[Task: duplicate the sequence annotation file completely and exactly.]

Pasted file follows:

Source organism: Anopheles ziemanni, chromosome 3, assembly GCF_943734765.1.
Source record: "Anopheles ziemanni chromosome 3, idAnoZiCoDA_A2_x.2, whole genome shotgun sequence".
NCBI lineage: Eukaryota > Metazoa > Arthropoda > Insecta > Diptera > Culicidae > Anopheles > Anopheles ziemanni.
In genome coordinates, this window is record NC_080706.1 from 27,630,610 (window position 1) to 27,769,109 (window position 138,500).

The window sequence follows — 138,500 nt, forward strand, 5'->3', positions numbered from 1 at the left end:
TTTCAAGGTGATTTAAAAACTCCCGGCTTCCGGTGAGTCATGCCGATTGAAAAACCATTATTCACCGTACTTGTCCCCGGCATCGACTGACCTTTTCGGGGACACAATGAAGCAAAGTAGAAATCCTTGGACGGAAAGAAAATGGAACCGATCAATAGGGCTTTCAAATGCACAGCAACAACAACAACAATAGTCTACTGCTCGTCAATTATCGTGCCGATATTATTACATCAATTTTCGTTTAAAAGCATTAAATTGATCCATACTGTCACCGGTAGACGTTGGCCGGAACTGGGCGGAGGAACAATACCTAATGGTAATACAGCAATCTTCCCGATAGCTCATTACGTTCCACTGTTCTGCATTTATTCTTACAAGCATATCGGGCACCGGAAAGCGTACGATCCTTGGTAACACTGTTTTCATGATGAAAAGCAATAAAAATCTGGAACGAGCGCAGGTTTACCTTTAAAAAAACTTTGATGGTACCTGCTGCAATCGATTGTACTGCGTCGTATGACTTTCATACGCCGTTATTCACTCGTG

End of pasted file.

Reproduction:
Source organism: Anopheles ziemanni, chromosome 3, assembly GCF_943734765.1.
Source record: "Anopheles ziemanni chromosome 3, idAnoZiCoDA_A2_x.2, whole genome shotgun sequence".
NCBI lineage: Eukaryota > Metazoa > Arthropoda > Insecta > Diptera > Culicidae > Anopheles > Anopheles ziemanni.
In genome coordinates, this window is record NC_080706.1 from 27,630,610 (window position 1) to 27,769,109 (window position 138,500).

The window sequence follows — 138,500 nt, forward strand, 5'->3', positions numbered from 1 at the left end:
TTTCAAGGTGATTTAAAAACTCCCGGCTTCCGGTGAGTCATGCCGATTGAAAAACCATTATTCACCGTACTTGTCCCCGGCATCGACTGACCTTTTCGGGGACACAATGAAGCAAAGTAGAAATCCTTGGACGGAAAGAAAATGGAACCGATCAATAGGGCTTTCAAATGCACAGCAACAACAACAACAATAGTCTACTGCTCGTCAATTATCGTGCCGATATTATTACATCAATTTTCGTTTAAAAGCATTAAATTGATCCATACTGTCACCGGTAGACGTTGGCCGGAACTGGGCGGAGGAACAATACCTAATGGTAATACAGCAATCTTCCCGATAGCTCATTACGTTCCACTGTTCTGCATTTATTCTTACAAGCATATCGGGCACCGGAAAGCGTACGATCCTTGGTAACACTGTTTTCATGATGAAAAGCAATAAAAATCTGGAACGAGCGCAGGTTTACCTTTAAAAAAACTTTGATGGTACCTGCTGCAATCGATTGTACTGCGTCGTATGACTTTCATACGCCGTTATTCACTCGTG